Guns have overtaken flags as an obligatory accessory in Republican campaign commercials, and people who have used guns allegedly for self-protection, such as Kyle Rittenhouse, have become Republican folk heroes. Gun ownership has become a mark of tribal identity in red America. More than twice as many Republicans as Democrats own guns, and by far the most popular reason for buying one is personal protection.
Protection from what? Well, it’s no mere coincidence that gun sales have been soaring (primarily among White men) while right-wing politicians and propagandists have been hyping two phantom menaces: First, the criminal threats supposedly posed by desperados from “Democrat cities,” Black Lives Matter protesters and undocumented immigrants. Second, the political threat from Democrats who are supposedly “grooming” children, replacing “legacy Americans” with immigrants of color, and bringing communism to this country. The message to Republicans is that only the Second Amendment can protect their lives and liberty. Republicans are so alarmed about imaginary Democratic plots that 40 percent say violence against the government can be justified.
Much of the GOP fearmongering has an obvious racist taint. Blake Masters, a Senate candidate from Arizona who has Donald Trump’s endorsement, blamed gun violence on “Black people.” Yet in the second-deadliest mass shooting in the past month (the one at a Buffalo grocery store), the 10 people who were killed were Black and the alleged perpetrator was a white teenager who was motivated by the “great replacement” theory that Republicans such as Masters espouse.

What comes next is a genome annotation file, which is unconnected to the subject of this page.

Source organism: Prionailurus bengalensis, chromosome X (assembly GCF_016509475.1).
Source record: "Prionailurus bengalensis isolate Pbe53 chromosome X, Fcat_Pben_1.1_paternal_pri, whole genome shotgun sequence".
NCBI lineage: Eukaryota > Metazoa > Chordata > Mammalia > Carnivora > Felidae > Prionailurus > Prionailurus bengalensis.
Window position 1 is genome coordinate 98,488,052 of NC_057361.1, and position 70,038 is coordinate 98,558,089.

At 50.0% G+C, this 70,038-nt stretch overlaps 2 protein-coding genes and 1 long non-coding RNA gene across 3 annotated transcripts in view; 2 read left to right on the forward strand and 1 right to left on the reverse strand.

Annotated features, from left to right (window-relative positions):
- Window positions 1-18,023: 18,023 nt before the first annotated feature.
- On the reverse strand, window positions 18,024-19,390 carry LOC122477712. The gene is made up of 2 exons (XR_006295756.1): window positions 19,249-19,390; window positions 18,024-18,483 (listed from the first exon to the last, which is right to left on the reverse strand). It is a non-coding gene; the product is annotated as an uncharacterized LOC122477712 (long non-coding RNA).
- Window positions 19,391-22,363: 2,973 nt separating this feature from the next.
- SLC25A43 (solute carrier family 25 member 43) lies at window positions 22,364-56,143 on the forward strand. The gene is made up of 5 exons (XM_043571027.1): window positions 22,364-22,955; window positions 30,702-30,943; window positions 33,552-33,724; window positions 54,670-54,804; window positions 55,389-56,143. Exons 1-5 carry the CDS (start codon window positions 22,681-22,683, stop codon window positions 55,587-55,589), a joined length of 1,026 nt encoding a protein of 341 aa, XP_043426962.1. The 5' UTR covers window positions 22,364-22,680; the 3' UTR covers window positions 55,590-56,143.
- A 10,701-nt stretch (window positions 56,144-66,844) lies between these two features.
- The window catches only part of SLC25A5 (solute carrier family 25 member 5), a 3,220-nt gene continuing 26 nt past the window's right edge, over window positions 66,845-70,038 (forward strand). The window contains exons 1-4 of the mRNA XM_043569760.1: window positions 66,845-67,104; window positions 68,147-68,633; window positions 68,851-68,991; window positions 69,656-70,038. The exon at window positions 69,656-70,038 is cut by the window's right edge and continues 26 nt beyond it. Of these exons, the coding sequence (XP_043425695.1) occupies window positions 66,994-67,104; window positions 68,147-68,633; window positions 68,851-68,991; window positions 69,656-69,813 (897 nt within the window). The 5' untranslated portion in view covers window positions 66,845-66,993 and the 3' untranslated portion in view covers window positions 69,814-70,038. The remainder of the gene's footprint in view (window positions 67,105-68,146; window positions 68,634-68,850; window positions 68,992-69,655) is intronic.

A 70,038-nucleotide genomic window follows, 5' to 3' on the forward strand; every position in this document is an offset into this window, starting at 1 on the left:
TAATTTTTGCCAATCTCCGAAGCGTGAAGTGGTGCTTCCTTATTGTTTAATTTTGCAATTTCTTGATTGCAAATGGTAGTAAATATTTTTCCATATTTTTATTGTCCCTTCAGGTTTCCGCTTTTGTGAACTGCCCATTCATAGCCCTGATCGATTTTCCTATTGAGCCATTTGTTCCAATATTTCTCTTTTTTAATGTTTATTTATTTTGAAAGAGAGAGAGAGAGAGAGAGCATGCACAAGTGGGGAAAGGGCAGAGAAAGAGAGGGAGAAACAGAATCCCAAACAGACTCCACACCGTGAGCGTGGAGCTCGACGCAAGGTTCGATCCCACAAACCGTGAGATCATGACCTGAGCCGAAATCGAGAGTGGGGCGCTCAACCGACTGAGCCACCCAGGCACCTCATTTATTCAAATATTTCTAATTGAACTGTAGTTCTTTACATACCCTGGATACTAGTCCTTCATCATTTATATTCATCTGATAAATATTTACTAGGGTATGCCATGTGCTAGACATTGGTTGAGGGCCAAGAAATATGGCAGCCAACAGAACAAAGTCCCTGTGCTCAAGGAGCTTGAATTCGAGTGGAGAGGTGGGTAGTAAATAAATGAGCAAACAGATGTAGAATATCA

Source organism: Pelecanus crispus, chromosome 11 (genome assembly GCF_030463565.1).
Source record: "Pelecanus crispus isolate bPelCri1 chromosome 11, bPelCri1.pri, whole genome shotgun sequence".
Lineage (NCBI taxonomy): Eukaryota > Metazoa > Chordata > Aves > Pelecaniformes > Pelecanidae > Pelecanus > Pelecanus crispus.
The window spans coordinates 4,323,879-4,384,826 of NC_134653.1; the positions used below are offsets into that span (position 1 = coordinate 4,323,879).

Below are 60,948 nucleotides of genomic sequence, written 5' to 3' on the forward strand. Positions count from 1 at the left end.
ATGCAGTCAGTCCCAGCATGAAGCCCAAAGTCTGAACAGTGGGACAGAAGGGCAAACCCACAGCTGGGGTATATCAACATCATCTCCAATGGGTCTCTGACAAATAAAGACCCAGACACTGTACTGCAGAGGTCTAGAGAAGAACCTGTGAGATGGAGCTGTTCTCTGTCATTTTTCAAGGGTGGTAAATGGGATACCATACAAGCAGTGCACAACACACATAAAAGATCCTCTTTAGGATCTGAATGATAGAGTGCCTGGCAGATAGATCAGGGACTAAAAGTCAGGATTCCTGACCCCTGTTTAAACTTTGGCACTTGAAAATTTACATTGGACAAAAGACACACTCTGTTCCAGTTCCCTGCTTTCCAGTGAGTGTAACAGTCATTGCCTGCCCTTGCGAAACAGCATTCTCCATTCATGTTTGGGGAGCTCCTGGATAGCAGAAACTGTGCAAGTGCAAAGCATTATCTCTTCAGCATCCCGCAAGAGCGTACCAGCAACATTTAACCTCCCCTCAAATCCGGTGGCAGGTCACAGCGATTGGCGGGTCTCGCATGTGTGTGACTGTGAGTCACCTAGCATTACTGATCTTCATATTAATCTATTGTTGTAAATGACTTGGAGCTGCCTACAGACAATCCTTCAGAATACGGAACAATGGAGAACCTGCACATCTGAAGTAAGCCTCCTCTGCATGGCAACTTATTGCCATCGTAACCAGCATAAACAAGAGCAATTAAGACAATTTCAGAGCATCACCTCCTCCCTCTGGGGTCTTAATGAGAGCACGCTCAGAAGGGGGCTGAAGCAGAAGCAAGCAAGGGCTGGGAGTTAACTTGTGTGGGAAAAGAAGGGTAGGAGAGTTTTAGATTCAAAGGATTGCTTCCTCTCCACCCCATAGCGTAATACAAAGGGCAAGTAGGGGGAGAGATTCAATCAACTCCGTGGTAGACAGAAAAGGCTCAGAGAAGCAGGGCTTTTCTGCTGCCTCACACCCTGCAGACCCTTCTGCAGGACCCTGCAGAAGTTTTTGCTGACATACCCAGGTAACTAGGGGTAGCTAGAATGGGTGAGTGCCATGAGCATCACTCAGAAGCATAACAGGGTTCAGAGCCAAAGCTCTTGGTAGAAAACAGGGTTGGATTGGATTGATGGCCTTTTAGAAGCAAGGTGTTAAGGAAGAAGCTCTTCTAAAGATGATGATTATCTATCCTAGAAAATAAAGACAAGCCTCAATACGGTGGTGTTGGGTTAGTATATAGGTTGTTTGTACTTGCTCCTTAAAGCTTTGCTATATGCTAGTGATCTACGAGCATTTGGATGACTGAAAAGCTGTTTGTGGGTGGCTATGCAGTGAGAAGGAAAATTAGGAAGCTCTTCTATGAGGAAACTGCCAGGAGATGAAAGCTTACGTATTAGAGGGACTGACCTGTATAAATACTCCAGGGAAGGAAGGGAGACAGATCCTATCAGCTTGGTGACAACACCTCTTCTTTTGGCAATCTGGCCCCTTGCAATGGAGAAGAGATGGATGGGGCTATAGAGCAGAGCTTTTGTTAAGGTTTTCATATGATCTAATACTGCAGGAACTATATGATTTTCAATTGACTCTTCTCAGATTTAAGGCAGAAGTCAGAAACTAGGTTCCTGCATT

Even supposedly sane Republicans who aren’t cowering in caves in Idaho indulge in apocalyptic scaremongering. Sen. Lindsey O. Graham (R-S.C.) says: “I own an AR-15. If there’s a natural disaster in South Carolina where the cops can’t protect my neighborhood, my house will be the last one that the gang will come to, because I can defend myself.” I somehow doubt that Graham is going to be the victim of gang violence during the next tornado that hits his small town of Seneca (“The #1 Place to Retire in South Carolina!”). It’s bonkers to suggest otherwise.